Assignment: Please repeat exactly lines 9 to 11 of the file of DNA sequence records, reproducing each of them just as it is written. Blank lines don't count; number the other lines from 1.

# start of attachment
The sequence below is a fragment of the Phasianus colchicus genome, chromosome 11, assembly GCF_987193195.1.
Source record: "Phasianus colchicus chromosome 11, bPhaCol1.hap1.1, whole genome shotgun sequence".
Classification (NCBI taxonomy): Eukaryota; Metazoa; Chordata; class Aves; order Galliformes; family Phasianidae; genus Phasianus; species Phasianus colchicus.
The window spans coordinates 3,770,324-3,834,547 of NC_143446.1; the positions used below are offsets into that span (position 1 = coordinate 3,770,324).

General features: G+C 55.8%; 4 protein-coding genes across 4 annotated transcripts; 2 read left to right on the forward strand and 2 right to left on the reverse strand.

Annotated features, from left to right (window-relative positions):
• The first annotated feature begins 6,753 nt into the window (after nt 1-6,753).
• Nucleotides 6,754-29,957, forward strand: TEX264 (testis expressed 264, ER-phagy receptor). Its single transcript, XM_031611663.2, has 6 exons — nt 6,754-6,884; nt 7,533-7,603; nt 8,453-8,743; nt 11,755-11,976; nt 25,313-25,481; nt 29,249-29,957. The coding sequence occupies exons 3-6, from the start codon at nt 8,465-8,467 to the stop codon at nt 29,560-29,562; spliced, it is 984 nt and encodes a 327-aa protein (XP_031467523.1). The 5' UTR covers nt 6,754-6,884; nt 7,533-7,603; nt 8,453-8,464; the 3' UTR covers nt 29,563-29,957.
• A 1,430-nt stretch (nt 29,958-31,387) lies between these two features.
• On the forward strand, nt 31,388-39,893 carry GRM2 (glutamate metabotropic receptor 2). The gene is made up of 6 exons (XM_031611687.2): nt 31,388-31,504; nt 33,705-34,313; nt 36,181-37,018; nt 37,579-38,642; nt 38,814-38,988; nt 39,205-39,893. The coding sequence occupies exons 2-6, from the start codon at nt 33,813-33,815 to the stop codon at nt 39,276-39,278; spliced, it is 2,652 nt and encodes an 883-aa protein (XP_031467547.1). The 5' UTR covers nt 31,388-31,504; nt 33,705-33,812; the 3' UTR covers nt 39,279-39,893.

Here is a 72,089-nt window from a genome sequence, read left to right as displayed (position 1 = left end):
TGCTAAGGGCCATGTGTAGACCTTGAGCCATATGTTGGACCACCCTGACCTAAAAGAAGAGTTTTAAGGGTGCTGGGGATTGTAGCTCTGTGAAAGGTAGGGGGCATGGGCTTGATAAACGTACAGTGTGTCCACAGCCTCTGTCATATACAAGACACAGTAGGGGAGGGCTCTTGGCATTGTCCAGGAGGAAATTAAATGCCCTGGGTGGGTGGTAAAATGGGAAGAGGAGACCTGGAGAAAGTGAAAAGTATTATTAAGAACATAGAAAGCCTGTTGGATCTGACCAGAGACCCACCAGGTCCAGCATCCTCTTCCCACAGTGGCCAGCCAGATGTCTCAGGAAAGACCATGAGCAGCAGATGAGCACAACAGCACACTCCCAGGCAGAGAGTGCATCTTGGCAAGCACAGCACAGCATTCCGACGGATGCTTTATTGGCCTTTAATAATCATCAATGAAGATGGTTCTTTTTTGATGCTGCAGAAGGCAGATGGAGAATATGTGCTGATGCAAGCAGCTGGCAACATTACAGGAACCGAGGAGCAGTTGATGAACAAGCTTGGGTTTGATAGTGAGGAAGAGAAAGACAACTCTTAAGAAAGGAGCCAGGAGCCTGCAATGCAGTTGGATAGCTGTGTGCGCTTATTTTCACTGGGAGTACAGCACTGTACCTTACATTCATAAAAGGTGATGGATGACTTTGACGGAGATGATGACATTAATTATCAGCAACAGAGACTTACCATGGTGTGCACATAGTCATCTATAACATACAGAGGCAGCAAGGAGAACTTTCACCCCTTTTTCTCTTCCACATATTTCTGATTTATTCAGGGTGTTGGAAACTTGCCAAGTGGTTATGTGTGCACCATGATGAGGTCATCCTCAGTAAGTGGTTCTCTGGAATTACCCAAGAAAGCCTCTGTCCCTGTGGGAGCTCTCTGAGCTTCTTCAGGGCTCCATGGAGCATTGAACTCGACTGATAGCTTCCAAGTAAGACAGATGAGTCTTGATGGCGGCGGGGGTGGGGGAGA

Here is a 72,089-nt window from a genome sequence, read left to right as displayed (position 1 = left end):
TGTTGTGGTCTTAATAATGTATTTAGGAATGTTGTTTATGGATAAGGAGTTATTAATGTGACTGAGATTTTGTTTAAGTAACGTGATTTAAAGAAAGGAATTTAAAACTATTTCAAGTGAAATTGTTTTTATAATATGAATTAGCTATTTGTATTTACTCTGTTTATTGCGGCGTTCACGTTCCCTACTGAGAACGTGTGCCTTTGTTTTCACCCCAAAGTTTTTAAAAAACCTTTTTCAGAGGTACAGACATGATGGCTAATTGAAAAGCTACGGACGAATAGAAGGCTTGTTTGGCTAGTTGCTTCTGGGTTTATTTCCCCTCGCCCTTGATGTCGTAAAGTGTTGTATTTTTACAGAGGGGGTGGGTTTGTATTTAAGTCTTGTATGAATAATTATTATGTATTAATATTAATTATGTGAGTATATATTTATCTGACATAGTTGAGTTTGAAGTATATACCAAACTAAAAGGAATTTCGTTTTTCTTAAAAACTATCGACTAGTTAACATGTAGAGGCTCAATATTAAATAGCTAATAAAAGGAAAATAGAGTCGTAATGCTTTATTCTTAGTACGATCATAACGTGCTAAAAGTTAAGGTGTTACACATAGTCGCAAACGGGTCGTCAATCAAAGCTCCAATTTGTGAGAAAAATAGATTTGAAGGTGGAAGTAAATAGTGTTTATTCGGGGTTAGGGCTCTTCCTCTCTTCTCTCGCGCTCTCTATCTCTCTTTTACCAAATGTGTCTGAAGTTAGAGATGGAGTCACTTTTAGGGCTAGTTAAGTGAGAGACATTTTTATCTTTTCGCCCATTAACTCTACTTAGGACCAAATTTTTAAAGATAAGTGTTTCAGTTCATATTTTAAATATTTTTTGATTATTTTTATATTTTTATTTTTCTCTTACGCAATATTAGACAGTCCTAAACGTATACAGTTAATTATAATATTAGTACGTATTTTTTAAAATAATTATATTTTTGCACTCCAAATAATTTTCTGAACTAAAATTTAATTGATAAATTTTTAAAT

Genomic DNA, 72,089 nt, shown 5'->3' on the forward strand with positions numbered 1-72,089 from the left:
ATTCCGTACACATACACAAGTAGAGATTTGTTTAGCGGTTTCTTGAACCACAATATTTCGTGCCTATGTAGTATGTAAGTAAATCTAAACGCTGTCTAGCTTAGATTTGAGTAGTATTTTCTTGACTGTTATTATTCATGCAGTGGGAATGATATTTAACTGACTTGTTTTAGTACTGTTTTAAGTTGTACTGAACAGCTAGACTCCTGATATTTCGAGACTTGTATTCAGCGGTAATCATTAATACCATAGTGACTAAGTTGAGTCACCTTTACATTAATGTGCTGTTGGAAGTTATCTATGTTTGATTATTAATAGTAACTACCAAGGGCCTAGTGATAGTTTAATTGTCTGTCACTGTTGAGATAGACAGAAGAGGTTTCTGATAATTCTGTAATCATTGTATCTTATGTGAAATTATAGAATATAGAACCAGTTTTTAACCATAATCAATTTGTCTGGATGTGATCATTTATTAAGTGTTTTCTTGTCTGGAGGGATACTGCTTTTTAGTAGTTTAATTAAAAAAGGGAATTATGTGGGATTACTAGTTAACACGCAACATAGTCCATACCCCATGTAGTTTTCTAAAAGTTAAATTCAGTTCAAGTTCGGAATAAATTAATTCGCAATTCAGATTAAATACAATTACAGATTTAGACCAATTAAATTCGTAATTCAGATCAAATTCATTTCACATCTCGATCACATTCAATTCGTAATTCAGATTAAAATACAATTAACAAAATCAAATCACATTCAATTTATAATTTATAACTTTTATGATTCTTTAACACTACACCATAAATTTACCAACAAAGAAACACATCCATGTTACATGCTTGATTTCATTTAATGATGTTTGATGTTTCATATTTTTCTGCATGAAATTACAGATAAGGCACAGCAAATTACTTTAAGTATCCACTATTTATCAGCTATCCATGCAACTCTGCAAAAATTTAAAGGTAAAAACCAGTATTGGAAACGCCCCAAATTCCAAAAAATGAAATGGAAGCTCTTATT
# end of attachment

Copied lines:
• A 1,430-nt stretch (nt 29,958-31,387) lies between these two features.
• On the forward strand, nt 31,388-39,893 carry GRM2 (glutamate metabotropic receptor 2). The gene is made up of 6 exons (XM_031611687.2): nt 31,388-31,504; nt 33,705-34,313; nt 36,181-37,018; nt 37,579-38,642; nt 38,814-38,988; nt 39,205-39,893. The coding sequence occupies exons 2-6, from the start codon at nt 33,813-33,815 to the stop codon at nt 39,276-39,278; spliced, it is 2,652 nt and encodes an 883-aa protein (XP_031467547.1). The 5' UTR covers nt 31,388-31,504; nt 33,705-33,812; the 3' UTR covers nt 39,279-39,893.

Here is a 72,089-nt window from a genome sequence, read left to right as displayed (position 1 = left end):